It is all very good, serious, sensitive, modern and accessible —which Northern Ballet quite rightly wants, and is currently doing extremely well. Incidentally, Marston reached this expert stage only by making a lot of ballets, progressing through shallows, learning from mistakes, building her skills, trying various formats. It’s what Frederick Ashton and Kenneth MacMillan did too, practising, practising.
MacMillan probably made the best of all Brontë ballets with his fantasy on a disturbing, claustrophobic family of siblings, My Brother, My Sisters. I reckon he shared with Dennis Potter an otherwise unmatched ability to get under the thin skin of teenagers and their wonky, dangerous war games. Everyone is talking about the rape scene in the revival of The Invitation by the Royal Ballet, part of its excellent last triple bill of the season. But though the rape is vilely well done, the truly brilliant scene is the one where the teenage children at the garden party are alone together, and a swift, vicious little war begins over who knows what about sex and who might do what.
At the centre is the young girl who’s high on the rush of teenage hormones and has caught the eye of a married man at the party. Or did she catch his? Whose was the invitation? Though the ballet, at 60 minutes, is far too long and wears its period details heavily (the Matyas Seiber score churns out melodrama), the ambitious playing of the encounter by Francesca Hayward and Gary Avis skewered precisely what makes The Invitation vibrant still.
Hayward — tiny, delicious, bold — was mesmerising, the kind of girl who can’t be corralled. What a blistering actress she is already. She flew through her jumps like an imp out of Pandora’s box, luring her contemporaries to break the rules, but then herself broken by the older manwho simply won’t control himself when he sees her.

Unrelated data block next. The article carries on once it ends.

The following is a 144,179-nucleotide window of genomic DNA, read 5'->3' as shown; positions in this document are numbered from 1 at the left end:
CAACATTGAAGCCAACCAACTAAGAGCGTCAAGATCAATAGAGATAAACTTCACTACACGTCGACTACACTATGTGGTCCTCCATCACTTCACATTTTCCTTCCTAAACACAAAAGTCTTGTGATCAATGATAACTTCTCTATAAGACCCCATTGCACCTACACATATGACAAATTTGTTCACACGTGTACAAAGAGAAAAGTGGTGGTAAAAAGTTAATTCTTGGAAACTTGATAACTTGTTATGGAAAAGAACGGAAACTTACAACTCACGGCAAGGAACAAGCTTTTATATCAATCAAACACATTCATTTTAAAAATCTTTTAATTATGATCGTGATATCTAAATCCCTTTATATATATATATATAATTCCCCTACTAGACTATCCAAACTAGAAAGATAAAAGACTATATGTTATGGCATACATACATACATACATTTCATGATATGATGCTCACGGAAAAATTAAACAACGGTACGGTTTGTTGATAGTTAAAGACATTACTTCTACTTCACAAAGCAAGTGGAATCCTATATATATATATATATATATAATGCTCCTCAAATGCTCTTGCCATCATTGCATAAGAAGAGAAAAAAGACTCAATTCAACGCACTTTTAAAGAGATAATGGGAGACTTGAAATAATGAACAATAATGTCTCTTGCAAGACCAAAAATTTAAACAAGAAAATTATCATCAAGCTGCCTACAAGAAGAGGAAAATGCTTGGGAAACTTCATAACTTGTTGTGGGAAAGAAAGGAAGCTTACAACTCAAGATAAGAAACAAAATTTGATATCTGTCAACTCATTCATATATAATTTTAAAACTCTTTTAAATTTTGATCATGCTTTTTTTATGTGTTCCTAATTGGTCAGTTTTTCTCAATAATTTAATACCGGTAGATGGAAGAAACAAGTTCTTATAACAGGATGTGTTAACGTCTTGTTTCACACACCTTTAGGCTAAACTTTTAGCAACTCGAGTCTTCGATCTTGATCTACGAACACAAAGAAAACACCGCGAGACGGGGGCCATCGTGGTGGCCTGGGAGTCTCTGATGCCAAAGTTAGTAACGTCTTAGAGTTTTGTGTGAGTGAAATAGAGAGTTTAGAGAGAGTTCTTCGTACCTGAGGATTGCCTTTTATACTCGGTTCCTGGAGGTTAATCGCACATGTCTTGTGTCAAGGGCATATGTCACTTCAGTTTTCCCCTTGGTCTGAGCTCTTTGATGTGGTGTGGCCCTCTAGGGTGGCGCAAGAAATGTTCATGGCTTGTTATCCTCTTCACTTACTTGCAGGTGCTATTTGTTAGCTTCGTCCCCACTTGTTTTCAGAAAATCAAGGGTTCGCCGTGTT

Was Hayward perhaps not quite innocent enough for the story to work? I’m not sure that the totally pure victim would be interesting today. MacMillan’s depiction of her brutalisation and the searing pain she suffers afterwards is harrowing, but Hayward infused her character with all sorts of ambivalences, and suckered Avis in. Makes you think.
Wayne McGregor’s new piece is a real shock — it’s full of emotion! We’ve heard much from his acolytes about what the celebrated modernist has given the Royal Ballet, perked it up, made it relevant, poor old thing. But what of the Royal Ballet’s gift to him as an artist?
Obsidian Tear is the answer. A piece for nine men, it is interested in men as men with feelings, rather than just limitlessly bendy athletes. There is complex emotional experiment, men seeking relationships, and male group behaviour somewhere between Lord of the Flies and a Wall Street tae-kwon-do class. I recall that when McGregor started out, his unique gift was to suggest implosive emotion, the bones and sinews scraping through the skin as if trying to stop something unknown and dark from getting out. But this is fully externalised, unafraid sentiment, responding with heart to a rousingly rich classical orchestral score by Esa-Pekka Salonen — I look forward to a second view as soon as possible.